"Mommy, maybe Grandma could leave her wine at home, and then she could go camping with us!"

Is it just me, or is she not supposed to be able to do that yet?

It's almost like I'm psychic

I am a pretty frequent commenter over at Parent Dish. On Saturday, Linda posed the question, "When was the last time you were up all night with sick kids?" In my comment, I said...
I don't want to think about being up in the middle of the night with my kids, because if I think, "Wow, we haven't done that in a while..." they'll be up puking tonight. You can bank on it.
Sure enough, last night I was up at 3 am with Claire. She has come down with some kind of cold, she had a low grade fever, and her eye was stuck shut this morning.

I really hate being right, sometimes. At least there was no puking.

At the same time, it reminded me that I need to add the following to my two under two series....

Two Under Two and the Flu

I'm using "the flu" in the old school sense - the stomach virus sense. Technically, I guess I mean gastroenteritis, but that's really hard to spell and it doesn't rhyme.

Few things strike fear into the heart of a Mommy like the sound of retching. At the first "bleuchhhhh..." you begin to write off everything you had planned to accomplish for the rest of the week. As time goes on, you begin to forget what it was like to have healthy kids, and start to wonder if it is some kind of SuperVirus that you will never get rid of. You think of taking the kids to the doctor, but realize that they're just going to charge you $20 to tell you that there's nothing they can do (or worse, depending on your insurance), so you skip it, but you feel like a terrible mother and wonder if maybe it isn't the flu... Maybe they have something awful, like leukemia, and just as you start to really panic and pick up the phone to dial the doctor to make an appointment, you start to throw up yourself. The good news is that your kid doesn't have leukemia, but the bad news? You've got two under two and the flu, too.

So, what do you do with two under two and the flu, when you have the flu, too? (ok, enough Dr. Seuss).

Here is my sage advice... Ready?

Go to bed.

Seriously, you are going to accomplish nothing. Everyone feels like dirt. Pile yourself and your two babies into the bed. Take the following:
  • an "emesis basin" (or, in our case, a stainless steel mixing bowl to hurl into)
  • any children's books that you have memorized, so that you can "read" to your child while she turns the pages, eliminating the need to open your eyes
  • videos, or the TV remote - now is not the time to have opinions about children and television. You're in survival mode, sister. Use any tools you have, including the boob tube
  • Sprite or 7-Up, at room temperature is fine, and a glass or sippy for everyone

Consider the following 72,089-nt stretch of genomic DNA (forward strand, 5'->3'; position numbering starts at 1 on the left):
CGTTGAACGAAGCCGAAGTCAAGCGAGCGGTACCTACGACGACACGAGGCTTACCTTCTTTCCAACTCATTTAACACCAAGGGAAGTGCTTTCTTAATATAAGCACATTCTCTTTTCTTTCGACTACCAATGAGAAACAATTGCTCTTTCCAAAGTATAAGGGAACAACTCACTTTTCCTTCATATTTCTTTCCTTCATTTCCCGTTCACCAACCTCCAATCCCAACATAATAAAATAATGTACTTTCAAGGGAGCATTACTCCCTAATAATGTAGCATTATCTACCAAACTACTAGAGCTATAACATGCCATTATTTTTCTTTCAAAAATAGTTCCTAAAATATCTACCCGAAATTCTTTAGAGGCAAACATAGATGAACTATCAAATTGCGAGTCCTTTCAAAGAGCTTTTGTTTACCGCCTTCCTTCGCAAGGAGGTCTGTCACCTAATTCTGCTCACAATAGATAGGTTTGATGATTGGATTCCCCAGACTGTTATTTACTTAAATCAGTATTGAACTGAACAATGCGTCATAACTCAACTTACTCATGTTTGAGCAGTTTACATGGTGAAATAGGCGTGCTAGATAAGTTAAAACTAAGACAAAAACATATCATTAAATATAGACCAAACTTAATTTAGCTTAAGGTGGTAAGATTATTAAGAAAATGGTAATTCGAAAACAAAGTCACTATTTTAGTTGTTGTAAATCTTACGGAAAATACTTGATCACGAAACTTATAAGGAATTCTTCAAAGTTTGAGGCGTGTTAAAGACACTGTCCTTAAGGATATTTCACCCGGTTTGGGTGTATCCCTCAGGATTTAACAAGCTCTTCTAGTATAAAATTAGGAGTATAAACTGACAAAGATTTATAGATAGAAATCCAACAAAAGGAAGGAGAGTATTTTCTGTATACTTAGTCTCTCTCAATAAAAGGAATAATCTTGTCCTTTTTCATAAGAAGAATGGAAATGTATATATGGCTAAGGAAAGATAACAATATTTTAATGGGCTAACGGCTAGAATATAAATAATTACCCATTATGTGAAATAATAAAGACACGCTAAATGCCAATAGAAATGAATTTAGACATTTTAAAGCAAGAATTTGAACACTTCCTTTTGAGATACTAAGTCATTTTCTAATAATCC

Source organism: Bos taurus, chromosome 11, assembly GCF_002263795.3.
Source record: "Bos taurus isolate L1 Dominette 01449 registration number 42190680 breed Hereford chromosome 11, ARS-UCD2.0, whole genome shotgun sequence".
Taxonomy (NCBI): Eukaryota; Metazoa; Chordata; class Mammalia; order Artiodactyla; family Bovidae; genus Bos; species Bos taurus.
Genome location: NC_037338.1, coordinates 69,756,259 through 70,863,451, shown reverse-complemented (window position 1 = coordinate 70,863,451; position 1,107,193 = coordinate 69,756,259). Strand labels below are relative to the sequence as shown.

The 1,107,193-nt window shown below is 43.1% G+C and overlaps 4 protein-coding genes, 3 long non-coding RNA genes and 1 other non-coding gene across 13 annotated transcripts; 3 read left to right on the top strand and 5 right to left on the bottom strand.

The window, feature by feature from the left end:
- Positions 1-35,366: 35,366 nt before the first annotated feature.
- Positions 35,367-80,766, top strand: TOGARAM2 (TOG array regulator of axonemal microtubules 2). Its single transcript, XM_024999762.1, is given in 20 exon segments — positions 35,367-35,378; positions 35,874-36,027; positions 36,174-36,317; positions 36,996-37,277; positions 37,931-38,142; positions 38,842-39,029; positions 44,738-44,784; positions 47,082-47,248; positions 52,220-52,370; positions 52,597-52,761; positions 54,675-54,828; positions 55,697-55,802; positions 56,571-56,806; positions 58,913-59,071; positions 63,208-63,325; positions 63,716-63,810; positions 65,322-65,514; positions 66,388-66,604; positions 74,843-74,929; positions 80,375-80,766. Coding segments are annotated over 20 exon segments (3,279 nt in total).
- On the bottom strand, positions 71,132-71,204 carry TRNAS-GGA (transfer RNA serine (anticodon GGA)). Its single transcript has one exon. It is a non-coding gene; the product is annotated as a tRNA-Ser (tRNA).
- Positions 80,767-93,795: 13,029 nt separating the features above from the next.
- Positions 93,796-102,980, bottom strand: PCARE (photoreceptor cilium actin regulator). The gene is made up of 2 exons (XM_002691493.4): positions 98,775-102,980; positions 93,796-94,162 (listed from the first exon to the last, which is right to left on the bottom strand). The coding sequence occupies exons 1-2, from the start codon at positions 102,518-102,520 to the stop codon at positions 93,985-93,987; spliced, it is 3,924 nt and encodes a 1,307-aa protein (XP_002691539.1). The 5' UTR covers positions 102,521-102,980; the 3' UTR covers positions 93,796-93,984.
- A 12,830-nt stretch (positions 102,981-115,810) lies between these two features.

• suckers to get the nasty taste out of mouths after puke
  • a box if Saltines
  • beach towels
Huh? Beach towels? Yeah, seriously. Put a beach towel down across your bed so that it is under the head and shoulders of all parties who are puking. That way, when someone hurls and you miss it (and you will miss it), you have a chance at catching it on the towel and not having to wash all the sheets and blankets. Last time we had the flu, we would just get everything washed and put back together, and someone would hurl again. I did laundry constantly for something awful like four days.

If you have a mother or mother-in-law who can come down and help you, beg. Offer her money if necessary. Last time we had the flu, BJ was on a business trip and his mom came down to save me. Of course, she came down with it, too, but by then I was feeling better so it all worked out.

One thing that you don't want to do is put any kind of medicine on the nightstand with all your other supplies, because those child proof packages aren't child proof, they are child resistant, which is a completely different thing. If you're half passed out and in a fever-induced stupor, you may not notice that Junior has eaten his way through a whole bottle of Tylenol until it's too late, so don't take the chance. I've heard that you're actually supposed to keep all medication - both prescription and non-prescription - under lock and key, but that seems pretty extreme to me. For now, we're just keeping them well out of reach. You'll just have to get up every 4 - 6 hours or so.

So, that's my advice. Lower your standards, go to bed, and don't get up until you're feeling better. If one kid starts to feel better before the rest of you, bring in some quiet toys and shut the bedroom door - let her play on the floor (and watch videos) until everyone catches up. Mary Grace has been a big fan of my iPod lately, and that would be a good idea if your older child is the one who's better. Let her groove to her tunes (I have a "Kid Tunes" playlist on mine) while you recoup.

Be well!!